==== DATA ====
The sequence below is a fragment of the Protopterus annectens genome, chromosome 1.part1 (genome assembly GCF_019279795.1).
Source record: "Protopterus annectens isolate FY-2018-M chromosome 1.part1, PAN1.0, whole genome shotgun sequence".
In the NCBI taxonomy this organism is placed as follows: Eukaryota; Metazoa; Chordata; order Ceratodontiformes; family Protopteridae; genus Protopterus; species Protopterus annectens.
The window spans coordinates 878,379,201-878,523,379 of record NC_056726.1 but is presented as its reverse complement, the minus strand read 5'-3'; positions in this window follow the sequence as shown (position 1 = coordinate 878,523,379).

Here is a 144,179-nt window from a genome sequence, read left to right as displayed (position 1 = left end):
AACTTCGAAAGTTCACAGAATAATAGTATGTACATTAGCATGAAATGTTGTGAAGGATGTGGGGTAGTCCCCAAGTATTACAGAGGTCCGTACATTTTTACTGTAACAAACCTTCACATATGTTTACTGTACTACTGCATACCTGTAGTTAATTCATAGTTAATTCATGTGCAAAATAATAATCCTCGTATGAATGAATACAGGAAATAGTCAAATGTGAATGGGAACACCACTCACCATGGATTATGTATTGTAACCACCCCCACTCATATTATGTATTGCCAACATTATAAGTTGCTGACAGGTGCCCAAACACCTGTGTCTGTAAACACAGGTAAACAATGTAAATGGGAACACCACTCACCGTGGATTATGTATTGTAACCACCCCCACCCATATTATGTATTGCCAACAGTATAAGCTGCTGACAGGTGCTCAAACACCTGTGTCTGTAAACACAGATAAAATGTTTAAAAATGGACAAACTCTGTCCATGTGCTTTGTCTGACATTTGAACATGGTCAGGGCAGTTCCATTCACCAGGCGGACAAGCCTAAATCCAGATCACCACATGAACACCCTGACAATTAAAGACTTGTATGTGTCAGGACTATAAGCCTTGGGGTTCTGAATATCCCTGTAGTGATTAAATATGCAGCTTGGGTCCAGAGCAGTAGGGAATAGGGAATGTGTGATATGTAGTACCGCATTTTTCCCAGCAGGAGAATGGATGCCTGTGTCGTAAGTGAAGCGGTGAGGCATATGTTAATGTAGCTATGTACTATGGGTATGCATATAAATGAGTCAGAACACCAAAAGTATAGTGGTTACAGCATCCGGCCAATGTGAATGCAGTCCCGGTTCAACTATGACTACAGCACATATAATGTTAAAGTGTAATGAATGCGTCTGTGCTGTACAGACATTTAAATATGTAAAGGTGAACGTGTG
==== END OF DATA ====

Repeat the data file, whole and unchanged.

The sequence below is a fragment of the Protopterus annectens genome, chromosome 1.part1 (genome assembly GCF_019279795.1).
Source record: "Protopterus annectens isolate FY-2018-M chromosome 1.part1, PAN1.0, whole genome shotgun sequence".
In the NCBI taxonomy this organism is placed as follows: Eukaryota; Metazoa; Chordata; order Ceratodontiformes; family Protopteridae; genus Protopterus; species Protopterus annectens.
The window spans coordinates 878,379,201-878,523,379 of record NC_056726.1 but is presented as its reverse complement, the minus strand read 5'-3'; positions in this window follow the sequence as shown (position 1 = coordinate 878,523,379).

Here is a 144,179-nt window from a genome sequence, read left to right as displayed (position 1 = left end):
AACTTCGAAAGTTCACAGAATAATAGTATGTACATTAGCATGAAATGTTGTGAAGGATGTGGGGTAGTCCCCAAGTATTACAGAGGTCCGTACATTTTTACTGTAACAAACCTTCACATATGTTTACTGTACTACTGCATACCTGTAGTTAATTCATAGTTAATTCATGTGCAAAATAATAATCCTCGTATGAATGAATACAGGAAATAGTCAAATGTGAATGGGAACACCACTCACCATGGATTATGTATTGTAACCACCCCCACTCATATTATGTATTGCCAACATTATAAGTTGCTGACAGGTGCCCAAACACCTGTGTCTGTAAACACAGGTAAACAATGTAAATGGGAACACCACTCACCGTGGATTATGTATTGTAACCACCCCCACCCATATTATGTATTGCCAACAGTATAAGCTGCTGACAGGTGCTCAAACACCTGTGTCTGTAAACACAGATAAAATGTTTAAAAATGGACAAACTCTGTCCATGTGCTTTGTCTGACATTTGAACATGGTCAGGGCAGTTCCATTCACCAGGCGGACAAGCCTAAATCCAGATCACCACATGAACACCCTGACAATTAAAGACTTGTATGTGTCAGGACTATAAGCCTTGGGGTTCTGAATATCCCTGTAGTGATTAAATATGCAGCTTGGGTCCAGAGCAGTAGGGAATAGGGAATGTGTGATATGTAGTACCGCATTTTTCCCAGCAGGAGAATGGATGCCTGTGTCGTAAGTGAAGCGGTGAGGCATATGTTAATGTAGCTATGTACTATGGGTATGCATATAAATGAGTCAGAACACCAAAAGTATAGTGGTTACAGCATCCGGCCAATGTGAATGCAGTCCCGGTTCAACTATGACTACAGCACATATAATGTTAAAGTGTAATGAATGCGTCTGTGCTGTACAGACATTTAAATATGTAAAGGTGAACGTGTG